Thursday, March 22, 2007


Laughter is one of life's soothing balms. Have you ever been in a sore mood or even on the threshold of a great sorrow, and you found release in something that made you smile?

Laughter is also one of life's great bonding agents. Don't you feel closer to people with whom you've shared some fun times?

Happy families enjoy times of merriment together. One of my favorite sounds is a house full of the innocent laughter of children.

However, as with most things, there is a wise and an unwise use of laughter. Ecclesiastes 3:4 tells us there is a time to laugh and a time to weep. So, laughter must be appropriate to the occasion. Ephesians 4:29 tells us that we must let no word pass from our mouth that isn't useful for building others up. So, laughter must not be used to tear someone else down.

Healthy laughter arises out of fun times together. As wives, one of the best things we can do for our husbands is to be joyful ourselves and to plan special times to enjoy with our husbands. That doesn't mean that we go around with faked smiles and pretend that all is well when it isn't. It means that we deal with problems in godly ways and that we develop a generally peaceful outlook towards life.

As parents, we and our husbands can help our children learn how to laugh appropriately. Both of our children have wonderful senses of humor. They are more gifted than I am at knowing just the right thing to say at the right time to lighten another person's heavy mood. However, when they were little, one of our children did not know how to keep laughter within appropriate bounds. He would either keep going when the moment had passed, and it ceased to be fun. Or, he would cross the line into making fun of someone else. We found that all it took to help him was a little gentle guidance.

Healthy laughter can also arise when we laugh at ourselves. When my dear hubby and I were in Utah, we drove along a high mountain road. Being a Southern woman and a non-skier, I don't have a lot of experience with deep snow. So, when I saw a lovely stretch of pure, white snow, I wanted to step out into it. Before my dh knew what I was up to, I jumped over a ridge of snow that had been left by a snowplow. I expected my feet to land squarely in the snow beyond. But, in fact, I fell into slick, knee-deep snow and floundered to get up. I started laughing and my husband did, too.

Some people consider it fun to tease others. Here's where I think we need to be ultra-cautious. What seems like gentle teasing to one person can be devastating to another's esteem.

Sometimes, people resort to joking as a way of hiding their feelings. When someone gets too close in conversation, they may use a seemingly harmless joke to draw attention away from themselves. Or, they may use a wall of sarcastic comments to keep anyone from attempting to draw near.

In such cases, laughter becomes a means of dividing people, rather than of drawing them together. Many times we are uncomfortable around such people because we do not know if they are joking with us or if they are serious.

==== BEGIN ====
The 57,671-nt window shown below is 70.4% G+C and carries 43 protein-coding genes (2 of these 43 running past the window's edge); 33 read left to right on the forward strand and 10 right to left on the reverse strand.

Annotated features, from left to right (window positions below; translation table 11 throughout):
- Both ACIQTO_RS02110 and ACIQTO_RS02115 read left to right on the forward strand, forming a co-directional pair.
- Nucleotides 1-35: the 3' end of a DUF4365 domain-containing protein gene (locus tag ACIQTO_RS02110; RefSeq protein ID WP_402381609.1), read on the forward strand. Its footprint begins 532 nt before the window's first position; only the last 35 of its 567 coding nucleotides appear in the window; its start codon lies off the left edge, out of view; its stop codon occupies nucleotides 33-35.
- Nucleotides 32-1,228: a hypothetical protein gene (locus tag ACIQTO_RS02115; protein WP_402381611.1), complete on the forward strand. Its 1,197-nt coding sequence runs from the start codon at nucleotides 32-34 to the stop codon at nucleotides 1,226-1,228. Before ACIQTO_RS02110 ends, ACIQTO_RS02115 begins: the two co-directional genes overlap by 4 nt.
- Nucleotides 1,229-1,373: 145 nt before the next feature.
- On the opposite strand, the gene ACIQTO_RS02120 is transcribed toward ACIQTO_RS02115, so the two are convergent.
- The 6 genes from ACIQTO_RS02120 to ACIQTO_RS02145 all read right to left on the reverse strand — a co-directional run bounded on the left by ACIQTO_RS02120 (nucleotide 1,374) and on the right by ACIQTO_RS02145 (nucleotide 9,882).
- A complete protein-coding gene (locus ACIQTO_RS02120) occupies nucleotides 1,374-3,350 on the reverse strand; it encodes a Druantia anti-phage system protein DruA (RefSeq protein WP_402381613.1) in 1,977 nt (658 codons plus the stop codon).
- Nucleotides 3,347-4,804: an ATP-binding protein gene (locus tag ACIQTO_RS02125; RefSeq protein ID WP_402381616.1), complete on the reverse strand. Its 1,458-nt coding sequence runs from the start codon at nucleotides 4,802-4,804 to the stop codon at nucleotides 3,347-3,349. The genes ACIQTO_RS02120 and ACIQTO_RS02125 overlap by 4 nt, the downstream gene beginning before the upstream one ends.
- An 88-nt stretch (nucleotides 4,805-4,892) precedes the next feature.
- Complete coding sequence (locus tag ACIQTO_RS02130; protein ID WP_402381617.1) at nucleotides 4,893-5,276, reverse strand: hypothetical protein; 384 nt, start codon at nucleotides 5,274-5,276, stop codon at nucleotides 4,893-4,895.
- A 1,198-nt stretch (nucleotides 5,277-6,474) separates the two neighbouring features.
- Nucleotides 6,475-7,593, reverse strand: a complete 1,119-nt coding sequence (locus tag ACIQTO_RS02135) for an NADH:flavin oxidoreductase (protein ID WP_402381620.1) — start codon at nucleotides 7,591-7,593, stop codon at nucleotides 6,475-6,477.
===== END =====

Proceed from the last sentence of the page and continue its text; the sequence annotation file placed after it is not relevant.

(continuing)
As Proverbs 26:18-19 says, "Like a madman shooting firebrands or deadly arrows is a man who deceives his neighbor and says, 'I was only joking'." In the same way, Proverbs 22:10 says, "Drive out the mocker, and out goes strife; quarrels and insults are ended."

We can have some compassion for a person who uses joking as a barrier because we know that this type of humor covers up pain. We all know the cliche about the clown who makes others laugh, but who cries inside. In fact, circus clowns often paint their faces with sad expressions to underscore the pathos of being a jester.

If one of your children responds to every situation with an automatic joke, that may be a sign that the child is afraid of expressing true feelings. You may need to gently draw your child out so that the child can learn how to have "real" conversations. Once the child is able to express deep feelings properly, its likely that his or her sense of humor will fall into appropriate lines.

If you, yourself, respond to every situation by cracking a joke, it might be worth a few moments of contemplation to discern if your humor is real or if it is a defense mechanism. If it is a defense mechanism, you will find that you feel freer if you express the deep thoughts of your heart to God and to a trusted, godly friend.

It's easy in our culture to fall into a habit of inappropriate humor. For one thing, TV sitcoms depend on sarcastic comments and unwholesome innuendos to garner laughs, and if we watch too much TV, we, too, can begin to talk that way. Also, many homes, workplaces, and schools are filled with a worldly humor based on sarcastic complaints and shady comments.

We are to be the light of the world. Therefore, we have to teach our children how to "Do all things without complaining and disputing that you may become blameless and harmless, children of God without fault in the midst of a crooked and perverse generation, among whom you shine as lights in the world." Phil. 2:12 We have to teach our children how to go out into the world as lights without picking up the world's language.

If we look for ways to put wholesome fun and laughter into our lives, we and our children will not be as easily tempted by worldly or inappropriate laughter. In this way, we will be building happy memories into our children, memories that will help sustain them in life.



Anonymous said...

Great post Elizabeth.

It's funny (not ha ha :)) but my hubby and I watched a programme about stand-up comedians...which we had to switch off shortly after due to blasphemy on the programme...anyway some of the comedians interviewed seemed to be so full of anger and sadness, isn't it strange that their desire is to make others laugh.

Elizabeth said...

Hi Sarah,

Yes, it is ironic, isn't it?